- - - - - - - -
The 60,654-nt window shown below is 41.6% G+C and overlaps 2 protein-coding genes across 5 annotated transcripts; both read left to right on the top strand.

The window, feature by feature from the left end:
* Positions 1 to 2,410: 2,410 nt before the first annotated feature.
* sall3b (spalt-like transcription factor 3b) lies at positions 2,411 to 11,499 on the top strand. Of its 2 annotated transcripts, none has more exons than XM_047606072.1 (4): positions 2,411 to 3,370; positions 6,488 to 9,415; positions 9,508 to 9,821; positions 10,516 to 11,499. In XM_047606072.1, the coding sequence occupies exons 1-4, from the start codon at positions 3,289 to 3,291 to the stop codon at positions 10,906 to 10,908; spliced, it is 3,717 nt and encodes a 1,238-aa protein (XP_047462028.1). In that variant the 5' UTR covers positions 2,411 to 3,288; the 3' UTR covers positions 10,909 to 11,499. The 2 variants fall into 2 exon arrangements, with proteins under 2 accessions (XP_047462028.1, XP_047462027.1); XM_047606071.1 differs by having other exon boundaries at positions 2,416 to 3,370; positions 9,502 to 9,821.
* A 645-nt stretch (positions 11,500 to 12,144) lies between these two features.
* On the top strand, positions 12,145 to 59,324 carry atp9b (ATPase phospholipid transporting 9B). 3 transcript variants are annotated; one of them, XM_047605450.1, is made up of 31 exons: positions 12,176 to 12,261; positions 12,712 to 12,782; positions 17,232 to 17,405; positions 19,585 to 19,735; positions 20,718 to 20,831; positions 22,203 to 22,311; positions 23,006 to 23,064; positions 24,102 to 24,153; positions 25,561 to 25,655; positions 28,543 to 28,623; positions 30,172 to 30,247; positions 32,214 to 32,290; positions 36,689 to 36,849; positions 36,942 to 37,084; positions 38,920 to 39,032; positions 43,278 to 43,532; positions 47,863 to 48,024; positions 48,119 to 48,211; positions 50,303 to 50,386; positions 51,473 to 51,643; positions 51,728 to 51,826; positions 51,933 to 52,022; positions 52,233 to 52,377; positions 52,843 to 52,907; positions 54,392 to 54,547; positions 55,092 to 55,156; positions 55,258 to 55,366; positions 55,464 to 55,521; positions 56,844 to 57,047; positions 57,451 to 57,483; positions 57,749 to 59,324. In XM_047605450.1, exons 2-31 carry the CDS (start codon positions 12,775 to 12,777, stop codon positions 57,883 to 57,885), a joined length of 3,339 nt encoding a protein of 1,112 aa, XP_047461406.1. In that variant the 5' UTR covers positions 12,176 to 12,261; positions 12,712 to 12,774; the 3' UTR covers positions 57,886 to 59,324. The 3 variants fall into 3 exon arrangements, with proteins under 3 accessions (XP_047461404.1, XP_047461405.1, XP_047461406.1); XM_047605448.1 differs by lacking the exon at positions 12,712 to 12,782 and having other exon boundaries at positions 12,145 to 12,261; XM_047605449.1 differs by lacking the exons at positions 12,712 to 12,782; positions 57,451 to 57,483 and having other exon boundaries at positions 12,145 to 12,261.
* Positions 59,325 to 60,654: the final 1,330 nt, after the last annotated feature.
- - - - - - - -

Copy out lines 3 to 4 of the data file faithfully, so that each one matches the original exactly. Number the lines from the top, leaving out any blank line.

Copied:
* Positions 1 to 2,410: 2,410 nt before the first annotated feature.
* sall3b (spalt-like transcription factor 3b) lies at positions 2,411 to 11,499 on the top strand. Of its 2 annotated transcripts, none has more exons than XM_047606072.1 (4): positions 2,411 to 3,370; positions 6,488 to 9,415; positions 9,508 to 9,821; positions 10,516 to 11,499. In XM_047606072.1, the coding sequence occupies exons 1-4, from the start codon at positions 3,289 to 3,291 to the stop codon at positions 10,906 to 10,908; spliced, it is 3,717 nt and encodes a 1,238-aa protein (XP_047462028.1). In that variant the 5' UTR covers positions 2,411 to 3,288; the 3' UTR covers positions 10,909 to 11,499. The 2 variants fall into 2 exon arrangements, with proteins under 2 accessions (XP_047462028.1, XP_047462027.1); XM_047606071.1 differs by having other exon boundaries at positions 2,416 to 3,370; positions 9,502 to 9,821.